When Shakespeare penned his now famous Julius Caesar in 1599, he knew very little about the New World and what strange creatures may have roamed its regions. But Russian boars and wild nefarious hogs did trample the English countryside at the time, though his famous “Cry Havoc and let loose the dogs of war” phrase gleaned from the pages of the play had nothing to do with swine or the Americas.

But 400 years later there’s an outcry all across the New World about feral swine that are growing in numbers radically, as is the damage and trouble they are causing on farms and ranches in at least 38 of the 50 states.

The feral swine problem is arguably worse in Texas than in other states; in the Lone Star State feral swine populations have been estimated to exceed two million and cause an estimated $59 million in damages to private and public land each year ($1.5 billion nationwide). And worse, both population numbers and the amount of damage are growing every year.

According to Texas A&M officials, feral hogs are opportunistic omnivores, meaning they feed on plant and animal matter in addition to being able to play the role of a scavenger. They are largely indiscriminant in their feeding habits and eat both vertebrate and invertebrate animals. Most of their diet is believed to be composed of vegetation, including crops. Small hogs may eat approximately five percent of their body weight daily — larger hogs an estimated three percent of body weight.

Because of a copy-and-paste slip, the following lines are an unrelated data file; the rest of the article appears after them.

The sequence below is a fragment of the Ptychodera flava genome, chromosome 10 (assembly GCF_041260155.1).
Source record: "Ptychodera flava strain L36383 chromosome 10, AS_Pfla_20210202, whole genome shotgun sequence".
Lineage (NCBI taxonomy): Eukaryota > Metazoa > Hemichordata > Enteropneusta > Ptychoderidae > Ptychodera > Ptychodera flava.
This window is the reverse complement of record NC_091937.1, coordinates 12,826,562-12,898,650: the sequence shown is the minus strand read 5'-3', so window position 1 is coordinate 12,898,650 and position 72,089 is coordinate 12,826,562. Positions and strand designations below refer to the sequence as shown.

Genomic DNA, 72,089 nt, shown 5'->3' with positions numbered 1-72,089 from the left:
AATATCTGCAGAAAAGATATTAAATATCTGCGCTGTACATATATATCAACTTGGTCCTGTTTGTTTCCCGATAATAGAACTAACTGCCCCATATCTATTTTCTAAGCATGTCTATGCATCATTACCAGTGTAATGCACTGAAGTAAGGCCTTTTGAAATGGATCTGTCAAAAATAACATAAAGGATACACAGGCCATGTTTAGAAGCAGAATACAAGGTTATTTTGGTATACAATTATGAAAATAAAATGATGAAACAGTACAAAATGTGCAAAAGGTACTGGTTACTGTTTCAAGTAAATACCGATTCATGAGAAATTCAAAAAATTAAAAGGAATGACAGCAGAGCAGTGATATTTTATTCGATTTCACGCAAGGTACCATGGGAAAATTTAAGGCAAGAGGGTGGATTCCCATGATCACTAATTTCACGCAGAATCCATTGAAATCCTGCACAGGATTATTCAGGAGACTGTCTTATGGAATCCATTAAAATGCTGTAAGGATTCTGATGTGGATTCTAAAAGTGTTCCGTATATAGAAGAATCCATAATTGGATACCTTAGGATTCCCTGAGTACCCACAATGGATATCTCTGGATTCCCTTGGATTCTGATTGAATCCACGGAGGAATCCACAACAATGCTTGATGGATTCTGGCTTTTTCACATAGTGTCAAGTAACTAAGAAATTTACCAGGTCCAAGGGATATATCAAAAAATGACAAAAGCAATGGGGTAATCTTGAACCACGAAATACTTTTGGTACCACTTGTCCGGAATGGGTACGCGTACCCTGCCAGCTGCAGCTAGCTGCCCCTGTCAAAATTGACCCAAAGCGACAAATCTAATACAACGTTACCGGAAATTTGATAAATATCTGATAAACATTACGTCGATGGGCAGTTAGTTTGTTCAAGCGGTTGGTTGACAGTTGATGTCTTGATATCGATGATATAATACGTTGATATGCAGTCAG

(For more, see: Feral hog numbers explode in US and worldwide)

In addition to destroying crop land, they are notorious for wallowing-out watering holes, which may cause other animals to avoid these areas. During times of drought, however, all animals are often obliged to water from these areas. Infected pigs can spread parasites and diseases through both direct contact and by contaminating drinking water.

 

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In addition, the feral hog population is a potential reservoir for numerous diseases and parasites that threaten livestock and deer. Feral pig populations are known to harbor diseases and parasites which can easily be transmitted to these species.

In Texas, and other states plagued the most by large feral swine populations, notably California and Florida, millions in public and private funds have been spent through the years in an effort to manage the problem. But as the problem escalates, so does the need for greater resources to fight them.